1Azubuike Callistus Francis, 2Ojo Idowu Akinwumi, 3Igboke Shedrack. C.
1, 2, & 3Department of Political Science, Nnamdi Azikiwe University, Awka, Nigeria
Corresponding Author’s Email: firstname.lastname@example.org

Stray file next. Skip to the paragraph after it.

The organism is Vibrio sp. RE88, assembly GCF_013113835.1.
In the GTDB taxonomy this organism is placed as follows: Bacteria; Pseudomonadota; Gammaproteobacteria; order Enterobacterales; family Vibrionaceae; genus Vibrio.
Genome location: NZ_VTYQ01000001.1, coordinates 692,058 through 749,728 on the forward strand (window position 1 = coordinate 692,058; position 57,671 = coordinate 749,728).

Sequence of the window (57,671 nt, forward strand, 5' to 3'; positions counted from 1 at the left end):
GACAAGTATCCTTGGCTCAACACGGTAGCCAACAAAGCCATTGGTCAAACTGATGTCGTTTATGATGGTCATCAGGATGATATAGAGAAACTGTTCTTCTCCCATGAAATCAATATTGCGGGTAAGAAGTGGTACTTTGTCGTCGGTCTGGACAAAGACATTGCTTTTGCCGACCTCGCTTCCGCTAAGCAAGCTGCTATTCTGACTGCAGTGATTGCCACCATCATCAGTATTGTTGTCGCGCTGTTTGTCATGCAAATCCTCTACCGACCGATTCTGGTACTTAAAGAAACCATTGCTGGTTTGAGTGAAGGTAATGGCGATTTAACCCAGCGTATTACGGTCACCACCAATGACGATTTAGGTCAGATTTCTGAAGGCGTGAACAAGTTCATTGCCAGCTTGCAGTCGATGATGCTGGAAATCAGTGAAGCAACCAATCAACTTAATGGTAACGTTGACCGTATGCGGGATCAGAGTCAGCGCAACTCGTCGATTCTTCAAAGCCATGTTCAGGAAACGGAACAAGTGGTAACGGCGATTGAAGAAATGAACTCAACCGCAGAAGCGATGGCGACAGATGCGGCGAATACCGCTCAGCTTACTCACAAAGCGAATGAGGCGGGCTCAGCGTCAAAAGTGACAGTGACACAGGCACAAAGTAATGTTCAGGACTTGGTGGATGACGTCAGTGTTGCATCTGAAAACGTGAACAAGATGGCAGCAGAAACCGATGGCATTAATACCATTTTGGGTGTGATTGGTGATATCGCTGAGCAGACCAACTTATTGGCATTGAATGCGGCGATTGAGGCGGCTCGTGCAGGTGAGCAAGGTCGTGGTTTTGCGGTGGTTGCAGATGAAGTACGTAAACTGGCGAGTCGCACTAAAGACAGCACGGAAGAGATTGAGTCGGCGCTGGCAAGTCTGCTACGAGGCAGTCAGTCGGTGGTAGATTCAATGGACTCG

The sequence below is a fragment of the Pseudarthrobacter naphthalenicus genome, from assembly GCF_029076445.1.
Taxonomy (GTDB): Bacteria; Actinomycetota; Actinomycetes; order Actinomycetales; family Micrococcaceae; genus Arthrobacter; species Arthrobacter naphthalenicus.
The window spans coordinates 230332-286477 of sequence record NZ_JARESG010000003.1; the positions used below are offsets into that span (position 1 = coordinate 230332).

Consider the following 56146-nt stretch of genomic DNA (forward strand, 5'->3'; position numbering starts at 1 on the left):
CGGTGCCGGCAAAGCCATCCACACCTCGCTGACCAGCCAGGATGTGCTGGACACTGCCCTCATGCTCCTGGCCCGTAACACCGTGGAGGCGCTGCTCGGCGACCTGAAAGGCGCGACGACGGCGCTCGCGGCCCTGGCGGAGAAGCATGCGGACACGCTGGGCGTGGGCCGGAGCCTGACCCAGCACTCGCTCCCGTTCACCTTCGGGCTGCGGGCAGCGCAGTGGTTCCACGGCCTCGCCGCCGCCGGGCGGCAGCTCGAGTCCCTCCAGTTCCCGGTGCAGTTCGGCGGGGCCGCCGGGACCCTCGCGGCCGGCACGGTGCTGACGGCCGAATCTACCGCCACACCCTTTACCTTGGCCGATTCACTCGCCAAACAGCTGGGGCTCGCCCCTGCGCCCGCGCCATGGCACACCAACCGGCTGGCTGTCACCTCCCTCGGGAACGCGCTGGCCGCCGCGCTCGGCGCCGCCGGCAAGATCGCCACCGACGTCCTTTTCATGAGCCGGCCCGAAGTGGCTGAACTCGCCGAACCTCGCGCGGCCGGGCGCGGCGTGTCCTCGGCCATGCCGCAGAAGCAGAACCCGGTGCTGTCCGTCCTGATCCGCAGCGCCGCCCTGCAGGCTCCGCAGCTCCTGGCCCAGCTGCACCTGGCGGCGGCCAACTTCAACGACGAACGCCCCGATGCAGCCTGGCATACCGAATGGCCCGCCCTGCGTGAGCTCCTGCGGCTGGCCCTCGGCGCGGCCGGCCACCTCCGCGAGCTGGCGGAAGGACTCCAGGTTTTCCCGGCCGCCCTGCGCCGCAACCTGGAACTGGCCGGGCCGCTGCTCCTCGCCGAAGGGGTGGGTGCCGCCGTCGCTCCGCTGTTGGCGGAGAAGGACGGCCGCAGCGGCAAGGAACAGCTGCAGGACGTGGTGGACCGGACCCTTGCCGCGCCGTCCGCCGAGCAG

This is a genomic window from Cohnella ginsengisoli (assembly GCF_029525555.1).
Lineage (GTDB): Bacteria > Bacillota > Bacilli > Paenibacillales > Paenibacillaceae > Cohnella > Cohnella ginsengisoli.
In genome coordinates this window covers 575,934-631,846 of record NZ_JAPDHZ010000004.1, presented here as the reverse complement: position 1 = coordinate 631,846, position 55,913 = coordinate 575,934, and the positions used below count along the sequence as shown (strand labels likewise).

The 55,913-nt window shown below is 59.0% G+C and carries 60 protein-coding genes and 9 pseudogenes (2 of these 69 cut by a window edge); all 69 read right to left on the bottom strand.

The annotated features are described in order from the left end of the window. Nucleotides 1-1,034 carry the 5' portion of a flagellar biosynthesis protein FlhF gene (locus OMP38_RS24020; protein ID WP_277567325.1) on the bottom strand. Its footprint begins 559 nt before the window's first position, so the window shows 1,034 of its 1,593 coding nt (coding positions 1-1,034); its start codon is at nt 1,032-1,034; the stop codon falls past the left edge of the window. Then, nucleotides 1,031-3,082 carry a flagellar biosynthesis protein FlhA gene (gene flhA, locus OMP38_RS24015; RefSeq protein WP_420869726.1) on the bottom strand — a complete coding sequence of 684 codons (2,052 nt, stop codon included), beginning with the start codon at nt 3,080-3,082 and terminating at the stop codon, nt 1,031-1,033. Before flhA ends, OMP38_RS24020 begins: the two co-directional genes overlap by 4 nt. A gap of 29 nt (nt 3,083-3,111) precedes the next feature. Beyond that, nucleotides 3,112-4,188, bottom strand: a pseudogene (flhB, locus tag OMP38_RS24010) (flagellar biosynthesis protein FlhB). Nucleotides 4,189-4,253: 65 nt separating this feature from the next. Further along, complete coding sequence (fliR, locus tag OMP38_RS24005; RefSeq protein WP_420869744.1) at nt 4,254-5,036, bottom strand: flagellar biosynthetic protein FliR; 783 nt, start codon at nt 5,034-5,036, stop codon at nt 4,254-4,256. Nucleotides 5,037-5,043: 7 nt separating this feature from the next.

This paper examined the role of non-state actors in international terrorism with special emphasis on ISIS and Boko Haram as cases under review. The paper examined the complex and evolving roles of non-state actors, specifically ISIS and Boko Haram, in international conflicts. It delves into issues surrounding recruitment, radicalization, transnational impact, and responses by states and international community. By investigating these aspects, the study aims to contribute to a deeper understanding of the challenges posed by these groups and inform more effective counterterrorism strategies and policies. The research questions that guided this study are, how do non-state actors contribute to local and international conflict, and what are the implications for global security? The research objective was to analyze the strategies employed by these two groups to achieve their objectives and to evaluate the effectiveness of the measures adopted by the international community to combat their activities. The theoretical framework adopted in this study is the Terrorism and Insurgency theory seeks to explain and understand the use of violence and intimidation by non-state actors to achieve political, ideological or social objectives, with its use of armed struggle against government or occupying force, often involving guerrilla warfare and popular support, with the aim of achieving political change, and sometime independence. The findings of this study revealed that non-state actors like ISIS and Boko Haram pose a significant threat to global security, as they are able to carry out attacks on a global scale and destabilize entire regions. In the light of these findings, this study proposes several recommendations for addressing the threat posed by non-state actors. These include improving intelligence sharing and coordination among states, strengthening legal frameworks to prosecute individuals and groups engaged in terrorism, and addressing the root causes of conflict, including poverty, political instability, and social marginalization. Only by adopting a comprehensive and coordinated approach can the international community effectively combat the threat posed by non-state actors and promote global peace and security.